When I lived on the west coast of Florida, I became friendly with my neighbor Father Johnathan, a retired priest. He loved going out to dinner and telling me stories of when he was an active pastor living in a monastery, and I equally enjoyed listening, he was witty and intelligent. These dinners always came with advice that emanated from his deep faith. I may not have always agreed with his position, but I always took note. It is funny how we remember the individual conversation or words when we need then the most.
One Sunday over dinner we got on the topic of my demanding work schedule and the pressure I put on myself to succeed. He made a good point by asking “have you ever stopped to ask yourself why? You know the Sabbath is a day of rest, and a commandment and its right up there with thou shalt not kill.”
Of course, I know this because I went to Catholic School for 12 years! However, there was a deeper meaning to what he was saying.
That was 15 years ago and writing this post is one of those times I recall his advice.
Today most people live even busier lives with cell phones, tablets, laptops, texts, email, instant messaging, Facetime and blurred boundaries between work and home ─ it is no surprise we feel fried and exhausted.
The solution is not better time management or being a better juggler; I think it is re-learning something we already know ─ take a one day break out of the seven day week. Sitting in traffic, checking in, getting a jump start on tomorrow, searching the internet, managing job, and household has become the new Sabbath tradition.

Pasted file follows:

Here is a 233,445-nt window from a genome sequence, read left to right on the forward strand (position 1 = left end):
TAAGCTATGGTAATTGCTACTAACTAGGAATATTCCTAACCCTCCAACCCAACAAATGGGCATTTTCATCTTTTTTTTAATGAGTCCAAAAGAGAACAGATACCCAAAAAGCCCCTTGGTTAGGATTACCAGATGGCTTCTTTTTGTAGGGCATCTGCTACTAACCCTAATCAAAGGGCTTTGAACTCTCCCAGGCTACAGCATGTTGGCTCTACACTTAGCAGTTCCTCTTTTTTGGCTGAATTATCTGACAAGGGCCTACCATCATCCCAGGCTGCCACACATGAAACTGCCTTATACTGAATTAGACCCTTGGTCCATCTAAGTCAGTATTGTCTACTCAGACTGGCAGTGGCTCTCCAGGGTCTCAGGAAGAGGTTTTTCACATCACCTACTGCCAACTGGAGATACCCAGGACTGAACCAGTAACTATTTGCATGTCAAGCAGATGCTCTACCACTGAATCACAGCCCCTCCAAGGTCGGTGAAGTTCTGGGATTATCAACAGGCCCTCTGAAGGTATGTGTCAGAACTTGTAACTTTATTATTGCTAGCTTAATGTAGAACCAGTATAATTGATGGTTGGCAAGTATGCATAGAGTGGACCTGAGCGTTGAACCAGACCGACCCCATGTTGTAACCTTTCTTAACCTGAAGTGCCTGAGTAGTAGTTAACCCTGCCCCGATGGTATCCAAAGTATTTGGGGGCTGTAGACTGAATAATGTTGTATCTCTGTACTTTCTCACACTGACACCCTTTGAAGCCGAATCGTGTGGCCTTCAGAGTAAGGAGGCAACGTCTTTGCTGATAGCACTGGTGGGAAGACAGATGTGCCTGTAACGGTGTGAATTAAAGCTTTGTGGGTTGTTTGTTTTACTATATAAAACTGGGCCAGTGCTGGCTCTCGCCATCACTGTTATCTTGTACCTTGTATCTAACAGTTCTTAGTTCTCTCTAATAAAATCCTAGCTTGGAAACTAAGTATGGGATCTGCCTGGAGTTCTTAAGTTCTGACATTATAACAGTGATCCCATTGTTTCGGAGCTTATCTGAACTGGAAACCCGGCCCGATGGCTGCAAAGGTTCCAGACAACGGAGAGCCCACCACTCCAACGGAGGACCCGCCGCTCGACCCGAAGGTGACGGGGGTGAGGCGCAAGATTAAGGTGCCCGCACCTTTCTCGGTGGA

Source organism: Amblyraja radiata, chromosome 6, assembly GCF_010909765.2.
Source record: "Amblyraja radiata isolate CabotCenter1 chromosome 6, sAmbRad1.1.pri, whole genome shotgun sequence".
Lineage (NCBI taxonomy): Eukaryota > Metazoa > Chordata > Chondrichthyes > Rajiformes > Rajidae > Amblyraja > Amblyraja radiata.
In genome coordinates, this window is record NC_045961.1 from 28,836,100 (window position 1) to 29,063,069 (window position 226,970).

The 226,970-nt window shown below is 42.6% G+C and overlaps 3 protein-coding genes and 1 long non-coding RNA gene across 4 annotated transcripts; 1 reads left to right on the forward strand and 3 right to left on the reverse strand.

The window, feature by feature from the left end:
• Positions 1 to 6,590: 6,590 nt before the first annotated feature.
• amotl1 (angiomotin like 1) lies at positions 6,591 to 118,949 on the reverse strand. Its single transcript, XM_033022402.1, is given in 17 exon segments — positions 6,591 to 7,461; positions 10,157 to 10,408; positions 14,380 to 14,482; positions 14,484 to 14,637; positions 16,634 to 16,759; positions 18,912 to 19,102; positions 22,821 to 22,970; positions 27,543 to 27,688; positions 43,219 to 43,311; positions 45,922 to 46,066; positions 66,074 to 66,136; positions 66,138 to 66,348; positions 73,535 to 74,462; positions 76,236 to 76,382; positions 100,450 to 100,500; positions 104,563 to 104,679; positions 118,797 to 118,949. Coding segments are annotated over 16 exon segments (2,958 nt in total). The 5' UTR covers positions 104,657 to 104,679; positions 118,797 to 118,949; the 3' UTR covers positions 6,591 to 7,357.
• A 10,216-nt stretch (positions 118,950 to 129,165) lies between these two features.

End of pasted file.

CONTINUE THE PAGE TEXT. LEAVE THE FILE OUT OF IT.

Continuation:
Father Johnathan was right, the Sabbath serves as a day to recalibrate the soul, brain and body and unwind, be grateful, and a day to spend with loved ones, even if that means just spending the day with yourself, a superb self-care day. In other words ─ take a complete break for 24 hours out of the 168 hour week.
My friend reminded me of the Christian story of Creation God created the world in six days and rested on the seventh to reflect on the week’s accomplishments and be thankful. For practicing Jews and Christians, the Sabbath is the holiest day of the year even though it happens 52 times a year.
What if everyone in the world adopted the notion there is nothing else to do on the Sabbath except relax, celebrate, and love?
There probably would be more converts, and we would live on a more peaceful planet.